The Florida senate on Thursday passed HB 5, a bill introduced by State Rep. Erin Grall, which would ban abortions after 15 weeks gestation. The bill now awaits the governor’s signature.
The Florida Catholic bishops’ conference called the bill’s March 3 passage “an incremental, yet important, step.”
“While we continue to look forward to the day when the full protection of unborn life is recognized in law, we are encouraged that HB 5 further limits the grave harm that abortion inflicts upon women and children,” said Christie Arnold, associate for social concerns and respect life.
The 23-15 vote in the State Senate was along party lines. The bill had passed the House in February.
The bill would prohibit all abortions after 15 weeks, unless two doctors certify in writing that the abortion is necessary to save the pregnant woman's life or “avert a serious risk of substantial and irreversible physical impairment of a major bodily function of the pregnant woman other than a psychological condition.” The bill also includes an exception for the case of a fatal fetal abnormality.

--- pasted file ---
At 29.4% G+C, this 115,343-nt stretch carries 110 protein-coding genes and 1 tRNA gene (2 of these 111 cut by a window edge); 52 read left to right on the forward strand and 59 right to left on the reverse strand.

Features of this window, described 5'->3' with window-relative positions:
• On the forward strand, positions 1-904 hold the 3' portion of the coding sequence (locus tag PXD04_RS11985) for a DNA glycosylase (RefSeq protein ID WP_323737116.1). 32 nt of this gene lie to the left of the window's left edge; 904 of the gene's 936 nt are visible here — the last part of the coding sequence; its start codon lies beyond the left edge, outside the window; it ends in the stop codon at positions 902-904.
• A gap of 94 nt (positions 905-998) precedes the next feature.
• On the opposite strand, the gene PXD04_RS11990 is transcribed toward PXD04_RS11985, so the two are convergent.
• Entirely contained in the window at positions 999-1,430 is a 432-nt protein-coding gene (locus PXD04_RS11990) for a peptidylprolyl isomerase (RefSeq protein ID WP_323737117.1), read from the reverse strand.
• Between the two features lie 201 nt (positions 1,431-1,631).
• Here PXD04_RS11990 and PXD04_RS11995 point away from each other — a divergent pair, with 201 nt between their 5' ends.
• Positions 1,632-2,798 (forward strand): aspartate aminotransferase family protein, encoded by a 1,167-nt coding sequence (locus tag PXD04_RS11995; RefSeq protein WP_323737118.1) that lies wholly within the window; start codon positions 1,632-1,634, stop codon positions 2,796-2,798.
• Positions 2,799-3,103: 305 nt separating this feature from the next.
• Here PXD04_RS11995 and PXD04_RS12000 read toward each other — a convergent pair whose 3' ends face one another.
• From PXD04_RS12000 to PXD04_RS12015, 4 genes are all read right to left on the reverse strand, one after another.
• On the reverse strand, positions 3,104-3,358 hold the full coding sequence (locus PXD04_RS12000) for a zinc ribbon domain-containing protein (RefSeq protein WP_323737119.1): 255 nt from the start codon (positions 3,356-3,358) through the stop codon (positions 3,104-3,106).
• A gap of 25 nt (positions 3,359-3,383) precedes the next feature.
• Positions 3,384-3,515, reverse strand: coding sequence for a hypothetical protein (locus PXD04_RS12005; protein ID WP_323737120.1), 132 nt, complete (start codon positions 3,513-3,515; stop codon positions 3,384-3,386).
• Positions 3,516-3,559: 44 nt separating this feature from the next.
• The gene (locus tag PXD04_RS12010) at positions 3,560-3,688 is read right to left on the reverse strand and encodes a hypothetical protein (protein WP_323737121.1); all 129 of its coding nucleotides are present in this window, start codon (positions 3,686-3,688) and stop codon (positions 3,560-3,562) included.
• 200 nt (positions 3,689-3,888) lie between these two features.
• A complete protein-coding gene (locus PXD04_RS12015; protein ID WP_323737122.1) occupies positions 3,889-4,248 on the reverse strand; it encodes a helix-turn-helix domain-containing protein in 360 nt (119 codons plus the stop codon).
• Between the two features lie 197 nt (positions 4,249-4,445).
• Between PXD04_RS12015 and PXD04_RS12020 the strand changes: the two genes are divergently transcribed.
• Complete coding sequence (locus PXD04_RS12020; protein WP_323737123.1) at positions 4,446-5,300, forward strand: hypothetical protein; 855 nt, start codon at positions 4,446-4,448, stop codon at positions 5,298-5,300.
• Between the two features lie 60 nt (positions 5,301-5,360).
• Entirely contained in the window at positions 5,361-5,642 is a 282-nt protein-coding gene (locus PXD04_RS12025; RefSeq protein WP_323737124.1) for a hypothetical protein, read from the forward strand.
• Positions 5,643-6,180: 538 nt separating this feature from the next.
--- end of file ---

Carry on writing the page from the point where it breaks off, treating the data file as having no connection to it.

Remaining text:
Existing Florida law bars abortion after 24 weeks, when the child is deemed viable.
The Charlotte Lozier Institute, the research arm of the pro-life group Susan B. Anthony List, estimates that 3,334 abortions at 15 weeks’ gestation or later were performed in Florida in 2020, based on data from the Florida Agency for Health Care Administration.
Florida Governor Ron DeSantis, a Republican, has indicated his support for the bill, and has signed other restrictions on abortion. After DeSantis signed a new law in 2020 requiring parental consent for a minor's abortion, the Florida Conference of Catholic Bishops praised the effort for reducing the "grave harm" of abortion.
The proposed Florida law is similar in scope to a Mississippi law currently being considered by the Supreme Court, which also bans abortions after 15 weeks. The Supreme Court’s ruling on the Mississippi law is expected around spring or summer this year.
Florida lawmakers also recently introduced a version of the Pain-Capable Unborn Child Protection Act in the state's House and Senate. The bill would prohibit elective abortions after 20 weeks "probable gestational age," the point at which some data suggests an unborn child can feel pain. That bill has yet to be voted on.